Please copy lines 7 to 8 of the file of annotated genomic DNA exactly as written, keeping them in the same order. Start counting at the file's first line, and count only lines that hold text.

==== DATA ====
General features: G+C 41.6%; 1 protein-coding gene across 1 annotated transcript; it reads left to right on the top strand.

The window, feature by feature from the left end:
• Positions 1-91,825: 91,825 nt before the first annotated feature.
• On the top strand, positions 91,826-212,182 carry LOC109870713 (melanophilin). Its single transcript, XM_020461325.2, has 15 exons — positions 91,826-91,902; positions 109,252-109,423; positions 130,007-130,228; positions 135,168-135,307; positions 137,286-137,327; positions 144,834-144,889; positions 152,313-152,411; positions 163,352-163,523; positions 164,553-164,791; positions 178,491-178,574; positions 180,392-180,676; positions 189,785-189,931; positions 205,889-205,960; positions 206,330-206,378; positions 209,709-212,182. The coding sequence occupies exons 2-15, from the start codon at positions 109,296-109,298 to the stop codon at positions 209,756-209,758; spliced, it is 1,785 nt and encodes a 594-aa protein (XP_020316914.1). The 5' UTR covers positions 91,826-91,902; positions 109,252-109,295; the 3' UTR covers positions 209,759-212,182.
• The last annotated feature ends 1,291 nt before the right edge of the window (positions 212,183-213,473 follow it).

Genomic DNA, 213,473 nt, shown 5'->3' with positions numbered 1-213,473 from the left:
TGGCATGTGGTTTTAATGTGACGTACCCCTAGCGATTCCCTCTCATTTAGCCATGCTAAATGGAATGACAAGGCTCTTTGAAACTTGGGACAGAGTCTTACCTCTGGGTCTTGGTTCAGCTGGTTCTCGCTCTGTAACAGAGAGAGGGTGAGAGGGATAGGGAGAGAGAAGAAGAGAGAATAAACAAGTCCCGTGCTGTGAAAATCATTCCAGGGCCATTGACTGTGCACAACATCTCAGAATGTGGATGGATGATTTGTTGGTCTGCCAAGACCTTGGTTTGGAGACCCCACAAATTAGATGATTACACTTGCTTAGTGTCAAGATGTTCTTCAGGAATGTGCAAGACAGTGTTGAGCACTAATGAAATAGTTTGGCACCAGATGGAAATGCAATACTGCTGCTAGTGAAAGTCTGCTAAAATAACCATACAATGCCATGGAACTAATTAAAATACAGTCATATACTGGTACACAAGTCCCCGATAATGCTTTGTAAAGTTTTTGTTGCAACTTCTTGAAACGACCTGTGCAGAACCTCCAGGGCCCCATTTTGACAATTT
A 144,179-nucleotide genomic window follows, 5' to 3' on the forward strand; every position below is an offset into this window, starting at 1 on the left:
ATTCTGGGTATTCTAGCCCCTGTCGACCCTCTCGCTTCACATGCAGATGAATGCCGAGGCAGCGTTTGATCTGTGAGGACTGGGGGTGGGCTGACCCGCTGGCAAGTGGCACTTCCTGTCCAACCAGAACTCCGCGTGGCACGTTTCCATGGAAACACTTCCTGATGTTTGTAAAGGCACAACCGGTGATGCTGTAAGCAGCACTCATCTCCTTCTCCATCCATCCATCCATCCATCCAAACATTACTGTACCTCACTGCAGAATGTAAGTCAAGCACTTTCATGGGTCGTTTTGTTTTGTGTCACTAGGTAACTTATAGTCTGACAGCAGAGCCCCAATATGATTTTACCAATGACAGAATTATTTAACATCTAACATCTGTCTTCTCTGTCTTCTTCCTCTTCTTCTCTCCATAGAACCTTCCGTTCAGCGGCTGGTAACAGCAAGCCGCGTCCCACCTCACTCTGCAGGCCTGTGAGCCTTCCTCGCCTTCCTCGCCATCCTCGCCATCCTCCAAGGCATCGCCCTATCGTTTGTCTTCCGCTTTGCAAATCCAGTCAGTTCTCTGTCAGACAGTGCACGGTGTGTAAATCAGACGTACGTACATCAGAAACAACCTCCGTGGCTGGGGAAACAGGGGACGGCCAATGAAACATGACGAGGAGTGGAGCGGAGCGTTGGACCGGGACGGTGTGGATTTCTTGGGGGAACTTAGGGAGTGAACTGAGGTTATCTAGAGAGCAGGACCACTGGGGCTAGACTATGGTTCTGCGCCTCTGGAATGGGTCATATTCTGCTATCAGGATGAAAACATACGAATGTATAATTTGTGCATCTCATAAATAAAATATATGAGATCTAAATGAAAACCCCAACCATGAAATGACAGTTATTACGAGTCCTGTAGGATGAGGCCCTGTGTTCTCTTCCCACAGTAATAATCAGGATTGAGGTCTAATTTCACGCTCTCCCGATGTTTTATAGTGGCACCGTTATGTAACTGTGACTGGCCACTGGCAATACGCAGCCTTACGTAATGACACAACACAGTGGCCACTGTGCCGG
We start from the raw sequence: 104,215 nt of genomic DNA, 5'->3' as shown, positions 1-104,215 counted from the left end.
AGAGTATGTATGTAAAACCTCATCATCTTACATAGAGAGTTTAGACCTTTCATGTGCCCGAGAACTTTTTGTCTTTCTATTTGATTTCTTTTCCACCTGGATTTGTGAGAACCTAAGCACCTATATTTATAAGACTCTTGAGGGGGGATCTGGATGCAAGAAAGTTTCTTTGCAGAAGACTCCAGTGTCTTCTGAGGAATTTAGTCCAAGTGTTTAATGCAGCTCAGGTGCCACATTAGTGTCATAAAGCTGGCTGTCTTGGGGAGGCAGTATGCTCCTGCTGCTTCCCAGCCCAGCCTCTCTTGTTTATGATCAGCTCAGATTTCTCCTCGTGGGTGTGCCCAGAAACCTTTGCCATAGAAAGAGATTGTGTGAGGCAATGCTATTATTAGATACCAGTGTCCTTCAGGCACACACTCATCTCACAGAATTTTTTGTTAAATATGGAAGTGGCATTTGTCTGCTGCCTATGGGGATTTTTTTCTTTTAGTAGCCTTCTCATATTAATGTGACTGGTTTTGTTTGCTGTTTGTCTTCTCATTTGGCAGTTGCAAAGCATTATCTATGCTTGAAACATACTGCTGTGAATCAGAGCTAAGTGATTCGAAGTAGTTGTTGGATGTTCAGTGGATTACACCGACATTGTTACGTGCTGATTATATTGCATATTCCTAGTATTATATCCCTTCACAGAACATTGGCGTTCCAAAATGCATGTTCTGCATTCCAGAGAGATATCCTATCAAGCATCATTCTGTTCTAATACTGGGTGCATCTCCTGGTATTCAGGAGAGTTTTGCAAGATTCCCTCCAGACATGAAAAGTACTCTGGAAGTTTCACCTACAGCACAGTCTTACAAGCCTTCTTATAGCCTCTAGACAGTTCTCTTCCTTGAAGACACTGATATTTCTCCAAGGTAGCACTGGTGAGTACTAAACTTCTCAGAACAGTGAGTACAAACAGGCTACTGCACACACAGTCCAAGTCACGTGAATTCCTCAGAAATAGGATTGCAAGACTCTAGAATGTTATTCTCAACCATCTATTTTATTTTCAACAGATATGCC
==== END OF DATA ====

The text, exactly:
TGGCATGTGGTTTTAATGTGACGTACCCCTAGCGATTCCCTCTCATTTAGCCATGCTAAATGGAATGACAAGGCTCTTTGAAACTTGGGACAGAGTCTTACCTCTGGGTCTTGGTTCAGCTGGTTCTCGCTCTGTAACAGAGAGAGGGTGAGAGGGATAGGGAGAGAGAAGAAGAGAGAATAAACAAGTCCCGTGCTGTGAAAATCATTCCAGGGCCATTGACTGTGCACAACATCTCAGAATGTGGATGGATGATTTGTTGGTCTGCCAAGACCTTGGTTTGGAGACCCCACAAATTAGATGATTACACTTGCTTAGTGTCAAGATGTTCTTCAGGAATGTGCAAGACAGTGTTGAGCACTAATGAAATAGTTTGGCACCAGATGGAAATGCAATACTGCTGCTAGTGAAAGTCTGCTAAAATAACCATACAATGCCATGGAACTAATTAAAATACAGTCATATACTGGTACACAAGTCCCCGATAATGCTTTGTAAAGTTTTTGTTGCAACTTCTTGAAACGACCTGTGCAGAACCTCCAGGGCCCCATTTTGACAATTT
A 144,179-nucleotide genomic window follows, 5' to 3' on the forward strand; every position below is an offset into this window, starting at 1 on the left: